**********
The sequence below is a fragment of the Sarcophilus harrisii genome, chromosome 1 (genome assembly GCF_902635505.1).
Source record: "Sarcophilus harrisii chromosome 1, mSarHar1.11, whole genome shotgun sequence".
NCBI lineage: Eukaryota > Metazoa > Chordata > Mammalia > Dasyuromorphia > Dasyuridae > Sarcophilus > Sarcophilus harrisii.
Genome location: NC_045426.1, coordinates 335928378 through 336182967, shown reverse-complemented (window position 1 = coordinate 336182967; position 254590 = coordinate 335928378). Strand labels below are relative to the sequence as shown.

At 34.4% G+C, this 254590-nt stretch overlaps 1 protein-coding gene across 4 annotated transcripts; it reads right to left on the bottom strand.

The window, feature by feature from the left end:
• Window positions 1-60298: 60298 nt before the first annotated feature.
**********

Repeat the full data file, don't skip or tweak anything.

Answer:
The sequence below is a fragment of the Sarcophilus harrisii genome, chromosome 1 (genome assembly GCF_902635505.1).
Source record: "Sarcophilus harrisii chromosome 1, mSarHar1.11, whole genome shotgun sequence".
NCBI lineage: Eukaryota > Metazoa > Chordata > Mammalia > Dasyuromorphia > Dasyuridae > Sarcophilus > Sarcophilus harrisii.
Genome location: NC_045426.1, coordinates 335928378 through 336182967, shown reverse-complemented (window position 1 = coordinate 336182967; position 254590 = coordinate 335928378). Strand labels below are relative to the sequence as shown.

At 34.4% G+C, this 254590-nt stretch overlaps 1 protein-coding gene across 4 annotated transcripts; it reads right to left on the bottom strand.

The window, feature by feature from the left end:
• Window positions 1-60298: 60298 nt before the first annotated feature.